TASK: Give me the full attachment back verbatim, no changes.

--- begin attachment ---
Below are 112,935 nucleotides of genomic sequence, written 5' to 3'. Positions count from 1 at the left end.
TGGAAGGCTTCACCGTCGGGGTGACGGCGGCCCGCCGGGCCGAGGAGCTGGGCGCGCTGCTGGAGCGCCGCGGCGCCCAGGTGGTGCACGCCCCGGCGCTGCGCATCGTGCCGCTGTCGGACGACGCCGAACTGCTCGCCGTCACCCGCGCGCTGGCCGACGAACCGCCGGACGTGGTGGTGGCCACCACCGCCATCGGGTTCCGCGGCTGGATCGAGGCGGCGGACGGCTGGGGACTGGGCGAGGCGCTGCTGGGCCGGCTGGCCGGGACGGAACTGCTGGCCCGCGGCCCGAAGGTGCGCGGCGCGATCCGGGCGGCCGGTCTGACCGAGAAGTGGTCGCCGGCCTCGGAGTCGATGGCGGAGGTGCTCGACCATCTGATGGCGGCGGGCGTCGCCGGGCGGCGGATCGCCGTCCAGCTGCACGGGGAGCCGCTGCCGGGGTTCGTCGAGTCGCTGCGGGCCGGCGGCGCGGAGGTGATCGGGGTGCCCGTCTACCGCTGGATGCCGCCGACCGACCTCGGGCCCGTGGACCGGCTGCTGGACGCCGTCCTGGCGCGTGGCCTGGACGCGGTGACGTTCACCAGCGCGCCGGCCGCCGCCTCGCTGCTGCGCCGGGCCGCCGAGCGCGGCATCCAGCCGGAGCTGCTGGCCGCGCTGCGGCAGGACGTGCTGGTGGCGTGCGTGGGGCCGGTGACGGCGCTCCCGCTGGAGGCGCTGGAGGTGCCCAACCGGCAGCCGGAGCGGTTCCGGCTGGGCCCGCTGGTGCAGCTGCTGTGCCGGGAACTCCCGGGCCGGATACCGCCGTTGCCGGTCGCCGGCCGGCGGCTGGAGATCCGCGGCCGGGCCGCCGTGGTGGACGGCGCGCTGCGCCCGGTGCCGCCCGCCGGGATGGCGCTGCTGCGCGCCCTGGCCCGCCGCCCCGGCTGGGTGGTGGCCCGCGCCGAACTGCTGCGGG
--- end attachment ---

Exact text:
Below are 112,935 nucleotides of genomic sequence, written 5' to 3'. Positions count from 1 at the left end.
TGGAAGGCTTCACCGTCGGGGTGACGGCGGCCCGCCGGGCCGAGGAGCTGGGCGCGCTGCTGGAGCGCCGCGGCGCCCAGGTGGTGCACGCCCCGGCGCTGCGCATCGTGCCGCTGTCGGACGACGCCGAACTGCTCGCCGTCACCCGCGCGCTGGCCGACGAACCGCCGGACGTGGTGGTGGCCACCACCGCCATCGGGTTCCGCGGCTGGATCGAGGCGGCGGACGGCTGGGGACTGGGCGAGGCGCTGCTGGGCCGGCTGGCCGGGACGGAACTGCTGGCCCGCGGCCCGAAGGTGCGCGGCGCGATCCGGGCGGCCGGTCTGACCGAGAAGTGGTCGCCGGCCTCGGAGTCGATGGCGGAGGTGCTCGACCATCTGATGGCGGCGGGCGTCGCCGGGCGGCGGATCGCCGTCCAGCTGCACGGGGAGCCGCTGCCGGGGTTCGTCGAGTCGCTGCGGGCCGGCGGCGCGGAGGTGATCGGGGTGCCCGTCTACCGCTGGATGCCGCCGACCGACCTCGGGCCCGTGGACCGGCTGCTGGACGCCGTCCTGGCGCGTGGCCTGGACGCGGTGACGTTCACCAGCGCGCCGGCCGCCGCCTCGCTGCTGCGCCGGGCCGCCGAGCGCGGCATCCAGCCGGAGCTGCTGGCCGCGCTGCGGCAGGACGTGCTGGTGGCGTGCGTGGGGCCGGTGACGGCGCTCCCGCTGGAGGCGCTGGAGGTGCCCAACCGGCAGCCGGAGCGGTTCCGGCTGGGCCCGCTGGTGCAGCTGCTGTGCCGGGAACTCCCGGGCCGGATACCGCCGTTGCCGGTCGCCGGCCGGCGGCTGGAGATCCGCGGCCGGGCCGCCGTGGTGGACGGCGCGCTGCGCCCGGTGCCGCCCGCCGGGATGGCGCTGCTGCGCGCCCTGGCCCGCCGCCCCGGCTGGGTGGTGGCCCGCGCCGAACTGCTGCGGG